I have supported the Greeks since Euro 2004, where they played out the true underdog story infinitely better than depicted in any clichéd American sports movie. Epitomising true team-spirit and never-say-die attitude despite their oft-limited means, they have continued to often defy the odds. They had progressed from their Euro 2012 groups when no one had given them a prayer against the Russians. Now here in Brazil, everyone was quite needlessly writing them off after the inflated 3-0 loss to the Colombians.
The Greek team are known for their efficiency
The Greeks however know how to get the job done. Despite having been very harshly, probably wrongly reduced to 10 men early against the Japanese, they still got the vital point that left qualification very much open given the circumstances. Yet they lost their key striker Mitroglou (who had scored the goals up front while the defence kept clean-sheet after clean-sheet at the back to ensure World Cup qualification) early on to injury against the Japanese.
With backs to the wall and no one giving them a prayer, was just the sort of situation these Greeks probably needed to rise to the challenge. Despite the early injury to central midfielder Kone (which meant the 2nd of their trio of central midfielders was not playing); despite the injury to their number one goalkeeper Kazernis; despite the fact that that the Arena Castelao crowd on the day constituted a large number of local Brazilians who were mostly only cheering loudly for Drogba and Yaya Toure; despite all this they still took the lead.
The opener, slotted coolly by the substitute no one counted on, had the effect of quietening the crowd, who till then had been entertaining themselves with a very pretty game of flash-the-stadium, with thousands in the public merely flashing their mobile flash-lights towards others in the crowd.
Samaras was his usual self
Samaras lead the line brilliantly in attack. He was always giving the out ball, holding up well, and working hard to press without possession. This despite him being played up front this time around, for he usually plays as a sort of inside-left coming in from the left wing to support the central striker. Co-incidentally, en route to the Castelao, I had befriended a Scottish Celtic supporter, David. Thus the ex-Celtic player Samaras was obviously one of the several topics discussed. David did mention about liking Samaras as a player, especially as he stepped up his game in the big games, and had done well for them especially in the Champions League matches. His only concern was that Samaras was sort of a moody player who probably did not turn up for certain games.
Boy, this game against Ivory Coast he sure did turn up! With a slight lapse in defence having lead to the good attacking move from the Ivorians leading to their goal, I slumped dejected into my seat next to the half a dozen Greeks sitting around me, even as the whole Arena erupted in support of Ivory Coast’s equaliser which would mean their progression. As injury time approached, a very irrational part of me even gave rise to the thought of possibly leaving the Arena early to beat the post-match chaos to get back to the hotel I had to endure at the previous game here in Fortaleza. But I quickly banished the thought, for the Greeks never give up to the end. Gekas was on the field to support Samaras’efforts, so still anything could happen.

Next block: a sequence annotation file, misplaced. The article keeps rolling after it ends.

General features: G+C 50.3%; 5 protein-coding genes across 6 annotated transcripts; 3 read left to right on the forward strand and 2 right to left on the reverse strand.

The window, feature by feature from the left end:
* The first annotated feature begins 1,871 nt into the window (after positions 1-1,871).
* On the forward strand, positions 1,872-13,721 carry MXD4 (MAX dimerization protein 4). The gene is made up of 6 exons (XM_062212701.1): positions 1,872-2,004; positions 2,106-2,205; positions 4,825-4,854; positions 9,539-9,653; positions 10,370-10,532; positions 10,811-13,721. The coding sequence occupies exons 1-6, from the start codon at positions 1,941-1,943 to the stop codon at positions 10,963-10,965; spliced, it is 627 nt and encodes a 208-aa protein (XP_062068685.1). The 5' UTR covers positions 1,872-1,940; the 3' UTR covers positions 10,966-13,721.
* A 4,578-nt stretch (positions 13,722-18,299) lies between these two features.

The controversial penalty
And then the penalty was won in injury time! While the Ivorian players slumped, as the crowd gasped, the Greeks around me couldn’t keep their excitement down. I tempered my elation however, for last minute penalties are no easy treats. Ask Asamoah Gyan, for I was sat behind the goal on the occasion of his skier against Uruguay four years earlier. So this time I was only going to celebrate after the conversion.
Celebrate however I did! Samaras it was who stepped up to take it after what seemed like ages as to who would take the kick. He coolly slotted it past the keeper, and then we just went wild! Suddenly all the local Brazilians, possibly fans of local clubs Ceara and Fortaleza, who had possibly been distributed free or discounted tickets at the end to fill the stadium, were posing for photos with us celebrating Greek fans! Also did I feel sorry for the Ivorians and Drogba ? Definitely not! Not after the way Drogba had stolen the Champions league final at the death in Munich against my dear Bayern.
Anyway, the fun-night was just starting. The mighty Greeks, too often under-rated, had conquered the Castelao. “Hellas! Hellas!” was the cry of the night, as people all along the streets upon seeing the Greek fans gave a big thumbs-up, while we Greeks fans acknowledged each other in triumph en route to wherever we were going. Costa Ricans are up next in the Pre-Quarters. The fairy-tale might have just begun. Who would have thought ? Maybe the Greeks and their fans always did!